Thursday, February 21, 2013

Sophie & Emily day 5

Inner Pistes

Starting off the day I asked Emily what she had been up to in the morning. She had skied a red run and some blues and learned words to a song. When asked what she was thinking about regarding her body when skiing she had no answer. It seemed that any attempt by me in the afternoons to raise her conscious awareness was being cancelled out by the fun she was having in the mornings! The only way to deal with this is directly. For the next hour before each run I asked Emily to give me a check list of things she had to focus her attention on – all things inside her body. The list was to start at the feet and work upwards. All she had to remember was to roll the feet, pull inwards with the adductor muscles and push the centre of mass against the magic wall. On top of this I added “pushing the outside foot forward”. It took some time before she could remember and repeat this but it’s probably more useful than the song she learned in the morning. I explained that skiing isn’t about what run you skied or looking good to your friends or keeping up with others It’s about the Inner Pistes connecting your consciousness to your body and developing your sense of presence. If you are unaware you are on a green piste and might spend your whole life there no matter what or where you ski. The real exploration is on the inside and we need to strengthen it through constant practice. Focusing on the body is what leads to greater presence and awareness. I hoped to see Emily on a blue piste by the end of the day and singing a new kind of song.


Sophie continued to make progress with dynamics, focusing on the turn completion and allowing the body to come up to the perpendicular while still on the lower ski. I explained the illusion of “centrifugal” force and how in the absence of any real outward force it was necessary to work to ensure that the body completed the turn correctly. The ski lifts you up and gravity also helps you fall from vertical to perpendicular – but both those aspects of turn completion remain a choice and under your control. To help achieve this I asked Sophie to try to let the skis run flat for a second at the very end of the turn. This worked and narrowed Sophie’s stance even more than before and made her turning very smooth. It also exposed a lingering rotation on the right side (turning to the left) at turn initiation. It’s almost certain that the weak turn completion dynamics (left leg) is the original source of the rotation habit as a compensatory way of forcing the skis around. I didn’t film the improvement in stance – which was nice – but Sophie could feel the difference anyway.


My re-definition of the term “chi” is here in an article titled “The Energy Illusion”.

Yesterday I taught “feet forward” technique but this was only a prelude to chi-skiing as a means to eliminate hip rotation. The key to eliminating hip rotation is simply to pull the hip on the outside leg backwards all the way through the turn – but to ensure isolating the hip while doing this so as not to pull either the foot or the shoulder back too. The relative displacement of the foot and hip are the same as when pushing the foot forwards but now we make it also happen from the hip and this has a profound effect on the turn transition, making the start of the new turn remarkably easy. There is a detailed page on chi-skiing here.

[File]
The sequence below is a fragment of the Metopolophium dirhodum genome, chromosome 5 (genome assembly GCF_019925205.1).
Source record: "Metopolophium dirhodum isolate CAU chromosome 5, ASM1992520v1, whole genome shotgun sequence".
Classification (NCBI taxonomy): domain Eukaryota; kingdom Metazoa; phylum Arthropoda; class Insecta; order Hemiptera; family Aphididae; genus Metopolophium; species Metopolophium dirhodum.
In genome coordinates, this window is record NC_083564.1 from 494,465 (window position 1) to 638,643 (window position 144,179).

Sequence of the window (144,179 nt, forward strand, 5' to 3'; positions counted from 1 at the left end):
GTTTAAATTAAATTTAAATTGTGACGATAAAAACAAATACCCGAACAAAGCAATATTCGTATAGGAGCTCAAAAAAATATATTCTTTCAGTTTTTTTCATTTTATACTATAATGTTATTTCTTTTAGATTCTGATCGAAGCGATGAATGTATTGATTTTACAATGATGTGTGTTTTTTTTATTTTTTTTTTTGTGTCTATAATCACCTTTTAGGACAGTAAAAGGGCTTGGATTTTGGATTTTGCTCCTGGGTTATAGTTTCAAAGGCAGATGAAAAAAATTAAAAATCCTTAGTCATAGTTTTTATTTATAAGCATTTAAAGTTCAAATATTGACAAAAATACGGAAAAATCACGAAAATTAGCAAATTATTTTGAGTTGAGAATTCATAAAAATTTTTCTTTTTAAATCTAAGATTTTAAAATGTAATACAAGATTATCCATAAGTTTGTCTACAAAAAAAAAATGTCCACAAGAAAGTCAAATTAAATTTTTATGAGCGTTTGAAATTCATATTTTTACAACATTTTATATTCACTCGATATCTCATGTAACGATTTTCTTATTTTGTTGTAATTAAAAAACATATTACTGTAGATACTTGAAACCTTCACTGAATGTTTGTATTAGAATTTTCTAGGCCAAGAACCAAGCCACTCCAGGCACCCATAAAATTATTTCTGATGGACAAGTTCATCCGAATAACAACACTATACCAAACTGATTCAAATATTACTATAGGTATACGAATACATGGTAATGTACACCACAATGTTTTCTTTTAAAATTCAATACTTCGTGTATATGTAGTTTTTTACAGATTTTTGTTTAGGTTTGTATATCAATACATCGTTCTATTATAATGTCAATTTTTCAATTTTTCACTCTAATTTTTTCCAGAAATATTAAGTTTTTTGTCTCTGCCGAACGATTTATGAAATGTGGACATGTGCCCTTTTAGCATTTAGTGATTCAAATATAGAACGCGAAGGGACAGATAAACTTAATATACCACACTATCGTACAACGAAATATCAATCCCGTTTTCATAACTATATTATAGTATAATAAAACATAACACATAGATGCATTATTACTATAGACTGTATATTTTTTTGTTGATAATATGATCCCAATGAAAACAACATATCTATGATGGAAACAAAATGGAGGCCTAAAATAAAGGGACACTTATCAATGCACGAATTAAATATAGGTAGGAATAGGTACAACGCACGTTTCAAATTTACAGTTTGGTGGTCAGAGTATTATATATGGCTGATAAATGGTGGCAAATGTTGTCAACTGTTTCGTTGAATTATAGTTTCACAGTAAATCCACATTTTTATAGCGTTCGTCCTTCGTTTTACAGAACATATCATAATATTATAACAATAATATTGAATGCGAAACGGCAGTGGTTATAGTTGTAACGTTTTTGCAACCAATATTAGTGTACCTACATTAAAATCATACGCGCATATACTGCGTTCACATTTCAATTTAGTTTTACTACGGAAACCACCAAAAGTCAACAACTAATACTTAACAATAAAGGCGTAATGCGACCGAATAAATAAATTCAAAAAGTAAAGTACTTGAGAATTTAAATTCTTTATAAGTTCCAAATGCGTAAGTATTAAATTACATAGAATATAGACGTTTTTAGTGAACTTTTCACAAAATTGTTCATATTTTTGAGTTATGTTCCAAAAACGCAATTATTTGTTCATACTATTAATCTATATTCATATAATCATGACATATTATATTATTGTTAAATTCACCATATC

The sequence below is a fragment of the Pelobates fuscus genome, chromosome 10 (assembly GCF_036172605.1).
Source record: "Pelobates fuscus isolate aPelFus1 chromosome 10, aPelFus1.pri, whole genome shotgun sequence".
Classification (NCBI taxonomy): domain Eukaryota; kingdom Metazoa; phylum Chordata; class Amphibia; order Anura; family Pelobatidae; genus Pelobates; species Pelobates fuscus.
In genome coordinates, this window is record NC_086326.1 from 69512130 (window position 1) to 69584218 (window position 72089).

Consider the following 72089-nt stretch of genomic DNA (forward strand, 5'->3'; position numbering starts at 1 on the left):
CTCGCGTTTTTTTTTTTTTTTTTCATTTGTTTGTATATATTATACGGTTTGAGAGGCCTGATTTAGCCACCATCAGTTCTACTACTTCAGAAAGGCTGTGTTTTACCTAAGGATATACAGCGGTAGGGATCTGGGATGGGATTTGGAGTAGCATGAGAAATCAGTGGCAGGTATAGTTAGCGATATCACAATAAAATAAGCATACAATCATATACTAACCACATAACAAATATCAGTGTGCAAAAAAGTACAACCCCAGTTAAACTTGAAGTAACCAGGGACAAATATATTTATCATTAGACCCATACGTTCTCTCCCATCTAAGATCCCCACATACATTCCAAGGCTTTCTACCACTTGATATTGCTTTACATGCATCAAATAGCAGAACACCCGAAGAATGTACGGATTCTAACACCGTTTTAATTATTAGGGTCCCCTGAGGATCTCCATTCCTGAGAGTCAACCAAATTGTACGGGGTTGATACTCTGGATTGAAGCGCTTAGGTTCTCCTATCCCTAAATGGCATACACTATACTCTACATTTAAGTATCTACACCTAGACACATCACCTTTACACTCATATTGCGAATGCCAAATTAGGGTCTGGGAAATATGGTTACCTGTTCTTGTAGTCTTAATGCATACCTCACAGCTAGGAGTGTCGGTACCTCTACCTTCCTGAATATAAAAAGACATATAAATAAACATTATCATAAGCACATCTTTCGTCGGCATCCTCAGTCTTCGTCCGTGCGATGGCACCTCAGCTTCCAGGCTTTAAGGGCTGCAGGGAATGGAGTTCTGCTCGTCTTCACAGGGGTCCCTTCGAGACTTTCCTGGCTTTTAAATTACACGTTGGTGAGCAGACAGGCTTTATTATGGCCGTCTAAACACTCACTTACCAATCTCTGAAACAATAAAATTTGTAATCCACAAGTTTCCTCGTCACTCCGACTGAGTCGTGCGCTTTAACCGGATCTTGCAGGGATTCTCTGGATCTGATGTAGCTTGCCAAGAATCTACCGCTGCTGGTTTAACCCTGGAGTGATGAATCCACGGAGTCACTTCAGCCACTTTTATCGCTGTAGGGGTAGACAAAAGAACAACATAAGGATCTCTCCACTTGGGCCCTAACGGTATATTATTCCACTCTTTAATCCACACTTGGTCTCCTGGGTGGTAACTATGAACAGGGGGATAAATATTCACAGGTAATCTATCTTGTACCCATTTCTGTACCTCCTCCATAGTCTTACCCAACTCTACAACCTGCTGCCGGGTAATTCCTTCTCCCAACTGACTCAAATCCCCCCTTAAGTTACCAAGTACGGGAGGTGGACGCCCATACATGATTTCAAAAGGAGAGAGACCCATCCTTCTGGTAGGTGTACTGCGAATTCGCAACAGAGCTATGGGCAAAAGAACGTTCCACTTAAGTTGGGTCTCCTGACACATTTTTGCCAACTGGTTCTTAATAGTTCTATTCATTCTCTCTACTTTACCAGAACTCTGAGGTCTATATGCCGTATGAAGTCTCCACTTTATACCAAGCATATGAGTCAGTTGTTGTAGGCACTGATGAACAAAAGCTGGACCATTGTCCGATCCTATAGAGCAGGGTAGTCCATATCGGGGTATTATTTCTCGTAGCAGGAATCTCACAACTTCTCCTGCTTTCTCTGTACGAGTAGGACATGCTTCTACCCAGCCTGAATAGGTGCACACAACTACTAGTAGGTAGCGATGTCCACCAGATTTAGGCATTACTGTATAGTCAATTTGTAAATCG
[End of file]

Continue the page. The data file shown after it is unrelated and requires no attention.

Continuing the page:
There is another page with an example of working on chi-running here.

We did some walking exercises initially to explain the basis of chi-skiing to Sophie and she understood this. Her current knee problem is probably due to walking on high heels and being a strong heel striker. I helped Sophie isolate the pulling back of the hip so that she could feel the stretch in the abdomen. When the hip is allowed to rotate the abdomen compresses instead and the spine twists in the opposite direction in a damaging manner. Chi-skiing is all about being able to activate reflexes which protect the back and using the core muscles and glutes effectively. It is about alignment of the body and legs in a way that is both protective and effective. Sophie managed to bring this into her skiing immediately and feel the difference. The dynamics may have suffered a bit and the overall picture might not be so tidy when focusing on this new element but the important thing was to combat rotation and that was achieved. I would rather see strongly aligned legs than pretty skiing.

In the photos below both skiers are managing effective use of the feet, adductors and dynamics. Sophie’s arm carriage reveals that the lower back is too hollowed and she needs to use some pelvic tilt. Posture like this, if not corrected, can lead to back and neck problems – also related to walking on heels. Chi-Walking is a fantastic discipline to deal with this. Every time I walk anywhere now I think of my mechanics of movement and it feels so horrible to slump into my old way of walking – with the core and posture dysfunctional – that I immediately correct it.

















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